[Marxism] so long, farewell

DLVinvest at cs.com DLVinvest at cs.com
Tue May 4 14:15:53 MDT 2004


Lanasnest [1:29 PM]:  Sorry to interupt, but I've been cut from the list.  
Thanks for what you've taught me.  If you come up with something that will sink 
into my thick skull, write to me at,
Lanasnest at aol.com
Thanks for being an example. 
DLVinvest [1:33 PM]:  
Not to worry: It's not healthy to spend too much time in any kind of 
chat-room. Go out and dance, talk to your friends, do something else for awhile, then 
come back when you've tried to apply some of your ideas about what to change 
and how. This list is not the only place where you can learn and teach about 
what the world needs now and how to get it.

Rather than patiently exchanging experiences, we marxists and self-styled 
revolutionaries sometimes have a nasty habit of sectarian squabbling that drives 
away potential recruits and degenerates into name-calling; argument becomes 
what some logical wit called "proof by vigorous assertion." Some of this comes 
from an apprehension of the very real stakes in the even nastier and deadly 
fight against capitalism that threatens to destroy us and everything else if we 
don't stop it. We are in a rush, because people are dying and some of us are 
getting older and would still like to see "revolution in our lifetime." But we 
can only do that by changing ourselves in the process, and by learning from the 
mistakes of others, that is, from our own history as a movement, and learning 
new ways to relate to other people. The history of communism also shows that 
no one is irredeemable, and almost everybody is a potential communist or ally.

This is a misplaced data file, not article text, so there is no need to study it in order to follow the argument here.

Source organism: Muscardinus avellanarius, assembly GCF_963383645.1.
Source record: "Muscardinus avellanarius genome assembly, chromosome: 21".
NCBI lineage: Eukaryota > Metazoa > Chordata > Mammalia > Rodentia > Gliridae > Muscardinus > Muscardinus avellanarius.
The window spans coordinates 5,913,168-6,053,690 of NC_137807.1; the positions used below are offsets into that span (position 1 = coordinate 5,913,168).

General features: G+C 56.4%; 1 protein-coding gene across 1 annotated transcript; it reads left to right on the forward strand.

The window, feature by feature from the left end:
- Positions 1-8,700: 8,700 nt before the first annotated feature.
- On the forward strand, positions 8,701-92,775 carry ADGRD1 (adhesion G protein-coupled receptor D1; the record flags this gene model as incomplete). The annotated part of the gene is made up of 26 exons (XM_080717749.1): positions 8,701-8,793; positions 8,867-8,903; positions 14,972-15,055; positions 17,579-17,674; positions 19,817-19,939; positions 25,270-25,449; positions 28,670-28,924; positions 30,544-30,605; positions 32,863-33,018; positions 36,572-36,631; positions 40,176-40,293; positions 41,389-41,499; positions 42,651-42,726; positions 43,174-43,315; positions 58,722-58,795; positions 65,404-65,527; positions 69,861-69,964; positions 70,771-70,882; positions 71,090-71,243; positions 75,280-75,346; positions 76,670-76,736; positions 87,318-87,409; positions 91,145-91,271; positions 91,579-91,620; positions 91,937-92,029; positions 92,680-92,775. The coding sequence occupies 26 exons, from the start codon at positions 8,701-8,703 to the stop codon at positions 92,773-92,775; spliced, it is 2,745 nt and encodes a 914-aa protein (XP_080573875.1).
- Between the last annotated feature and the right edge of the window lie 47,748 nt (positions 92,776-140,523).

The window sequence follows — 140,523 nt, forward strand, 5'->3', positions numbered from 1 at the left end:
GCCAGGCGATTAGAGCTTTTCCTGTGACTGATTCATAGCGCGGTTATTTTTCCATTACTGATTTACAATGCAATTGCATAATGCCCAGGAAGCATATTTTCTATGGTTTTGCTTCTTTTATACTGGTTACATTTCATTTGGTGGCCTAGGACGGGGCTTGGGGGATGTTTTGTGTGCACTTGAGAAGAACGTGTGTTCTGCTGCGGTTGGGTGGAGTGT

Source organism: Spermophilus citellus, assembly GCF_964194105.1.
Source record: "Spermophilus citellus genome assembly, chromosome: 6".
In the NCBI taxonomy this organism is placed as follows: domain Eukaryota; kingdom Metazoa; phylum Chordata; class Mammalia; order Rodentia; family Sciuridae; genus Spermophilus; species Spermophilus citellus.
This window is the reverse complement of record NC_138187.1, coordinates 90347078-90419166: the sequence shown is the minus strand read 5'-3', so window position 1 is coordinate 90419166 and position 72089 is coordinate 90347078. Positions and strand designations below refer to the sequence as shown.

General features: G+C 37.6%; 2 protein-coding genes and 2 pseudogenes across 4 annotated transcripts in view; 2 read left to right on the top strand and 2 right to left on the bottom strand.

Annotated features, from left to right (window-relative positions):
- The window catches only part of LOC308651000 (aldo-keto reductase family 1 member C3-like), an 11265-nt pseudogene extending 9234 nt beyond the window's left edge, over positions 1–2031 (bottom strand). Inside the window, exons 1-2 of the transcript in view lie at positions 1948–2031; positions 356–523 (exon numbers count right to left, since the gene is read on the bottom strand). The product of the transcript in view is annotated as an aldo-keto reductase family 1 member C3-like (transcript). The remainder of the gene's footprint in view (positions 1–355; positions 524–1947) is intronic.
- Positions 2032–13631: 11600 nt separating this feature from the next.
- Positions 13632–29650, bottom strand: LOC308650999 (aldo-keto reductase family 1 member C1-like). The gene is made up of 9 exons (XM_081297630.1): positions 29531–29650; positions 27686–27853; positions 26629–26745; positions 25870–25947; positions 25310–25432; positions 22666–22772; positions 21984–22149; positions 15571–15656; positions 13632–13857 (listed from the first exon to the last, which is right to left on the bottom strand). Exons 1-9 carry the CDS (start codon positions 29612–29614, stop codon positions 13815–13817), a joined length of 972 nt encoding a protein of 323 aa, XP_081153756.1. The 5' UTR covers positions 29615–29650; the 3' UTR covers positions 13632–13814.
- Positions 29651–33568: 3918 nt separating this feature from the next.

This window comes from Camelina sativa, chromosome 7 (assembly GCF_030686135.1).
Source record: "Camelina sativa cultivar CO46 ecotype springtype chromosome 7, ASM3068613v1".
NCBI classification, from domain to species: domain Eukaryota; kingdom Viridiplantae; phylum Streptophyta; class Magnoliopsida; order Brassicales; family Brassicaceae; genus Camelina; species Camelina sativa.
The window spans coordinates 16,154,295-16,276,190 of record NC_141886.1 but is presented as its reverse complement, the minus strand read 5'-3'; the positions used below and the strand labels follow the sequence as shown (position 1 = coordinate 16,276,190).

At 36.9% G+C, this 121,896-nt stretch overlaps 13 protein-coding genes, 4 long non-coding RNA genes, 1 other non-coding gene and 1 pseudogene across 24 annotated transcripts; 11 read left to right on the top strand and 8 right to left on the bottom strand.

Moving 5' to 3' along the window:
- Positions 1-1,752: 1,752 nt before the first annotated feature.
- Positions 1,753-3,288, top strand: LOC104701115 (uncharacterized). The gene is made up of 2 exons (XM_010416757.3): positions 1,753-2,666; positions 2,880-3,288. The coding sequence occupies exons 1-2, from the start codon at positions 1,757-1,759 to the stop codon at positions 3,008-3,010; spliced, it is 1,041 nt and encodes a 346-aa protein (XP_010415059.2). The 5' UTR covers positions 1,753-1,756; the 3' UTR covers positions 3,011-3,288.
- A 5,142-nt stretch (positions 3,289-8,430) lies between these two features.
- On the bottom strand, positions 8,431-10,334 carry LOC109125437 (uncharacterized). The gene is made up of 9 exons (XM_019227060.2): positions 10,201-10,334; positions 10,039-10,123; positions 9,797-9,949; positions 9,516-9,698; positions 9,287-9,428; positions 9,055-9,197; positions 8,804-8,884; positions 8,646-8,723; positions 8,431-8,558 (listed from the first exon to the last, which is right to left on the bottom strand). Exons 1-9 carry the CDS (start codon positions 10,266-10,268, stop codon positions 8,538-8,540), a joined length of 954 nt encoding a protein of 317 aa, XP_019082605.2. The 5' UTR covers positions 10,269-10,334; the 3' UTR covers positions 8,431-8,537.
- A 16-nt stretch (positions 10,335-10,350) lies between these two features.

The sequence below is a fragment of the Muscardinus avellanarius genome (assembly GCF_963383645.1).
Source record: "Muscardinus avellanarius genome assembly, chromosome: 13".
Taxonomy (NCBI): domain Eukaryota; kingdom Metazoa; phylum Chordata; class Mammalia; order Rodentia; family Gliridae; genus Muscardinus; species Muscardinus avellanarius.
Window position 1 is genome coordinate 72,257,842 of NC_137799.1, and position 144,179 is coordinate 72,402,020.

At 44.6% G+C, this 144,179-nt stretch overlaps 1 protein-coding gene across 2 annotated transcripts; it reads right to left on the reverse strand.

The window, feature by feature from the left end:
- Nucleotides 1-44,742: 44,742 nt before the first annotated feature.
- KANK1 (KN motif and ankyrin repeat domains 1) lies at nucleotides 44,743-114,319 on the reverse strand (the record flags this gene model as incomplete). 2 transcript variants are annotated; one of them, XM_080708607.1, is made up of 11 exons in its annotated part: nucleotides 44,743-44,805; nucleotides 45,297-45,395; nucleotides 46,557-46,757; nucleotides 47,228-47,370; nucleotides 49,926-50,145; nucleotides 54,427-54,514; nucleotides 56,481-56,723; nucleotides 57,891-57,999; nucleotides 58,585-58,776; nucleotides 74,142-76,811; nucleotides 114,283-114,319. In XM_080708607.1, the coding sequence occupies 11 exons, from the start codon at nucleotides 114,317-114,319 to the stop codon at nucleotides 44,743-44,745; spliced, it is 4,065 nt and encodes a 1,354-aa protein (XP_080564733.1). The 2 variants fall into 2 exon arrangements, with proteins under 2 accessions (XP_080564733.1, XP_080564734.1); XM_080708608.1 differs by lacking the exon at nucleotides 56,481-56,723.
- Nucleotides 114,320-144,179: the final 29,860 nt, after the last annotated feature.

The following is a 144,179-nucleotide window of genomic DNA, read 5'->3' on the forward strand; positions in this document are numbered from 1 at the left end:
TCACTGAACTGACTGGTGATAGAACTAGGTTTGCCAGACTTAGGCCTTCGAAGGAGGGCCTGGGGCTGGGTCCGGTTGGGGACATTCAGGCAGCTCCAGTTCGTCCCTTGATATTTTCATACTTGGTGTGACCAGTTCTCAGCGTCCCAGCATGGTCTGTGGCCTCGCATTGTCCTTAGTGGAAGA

But that will be demonstrated in practice more than the ability to spout 
slogans.We have a glorious history of effort, of struggle, of intention to "do the 
right thing" and a miserable record of failure and bloodshed to live down and 
explain to the future if we want people to take up that cause.

You may indeed be the petty bourgeois intellectual or sappy idealist or 
muddle-headed latter-day hippy some of your critics suggested you were. To me, 
that's beside the point, because almost all of us were -- and I detect a strain of 
that prominently in the accusation that you are not schooled enough in 
Marxist methodology and discourse to participate. I get the impression that some 
people on this list consider themselves master dialecticians for having read the 
basic study-guide list of the classics. But what emerges less frequently are 
their experences in the day-to-day struggles of the workers. Don't get me 
wrong: We need academics, especially Marxists who seriously study and apply that 
method. We can learn alot from them. 

I'm more interested in what we can become. Marx, Engels, Lenin and a long 
list of others who dedicated their lives to the cause of humanity -- communism-- 
all had to outgrow their own upbringing and class background, "the dead weight 
of the past that hangs like a nightmare over the living" to paraphrase Marx 
in a passage cited earlier.

Just because you were cut off is no excuse to cut yourself off from further 
study and discussion -- take up teh challenge to learn more, it won't hurt. 
Most of all, don't allow such criticism to paralyze you, don't let it stop you 
from acting on those "humanitarian' impulses and "spiritual intuitions" others 
choose to condemn by labelling, rather than build upon and nurtue in a 
dialectical and historically materialist way that generates new revolutionaries and 
revolutionary activity --- neither of which can be confined to a categorical box 
by a priori sticking labels as a premise from which to draw a foregone 
conclusion. Winning a debate or an e-mail exchange is not as interesting or 
satisfying as learning from the exchange itself, and maybe making a new friend a 
comrade in struggle in the process.

Good luck, happy hunting, in solidarity and struggle, including the 
never-ending process of self-discovery that is a part of political work. The best 
people I have ever known were and are communists.

 
Douglas L. Vaughan, Jr.
Investigations
for Print, Film & Electronic Media
3140 W. 32nd Ave. 
Denver CO 80211
303-455-9429



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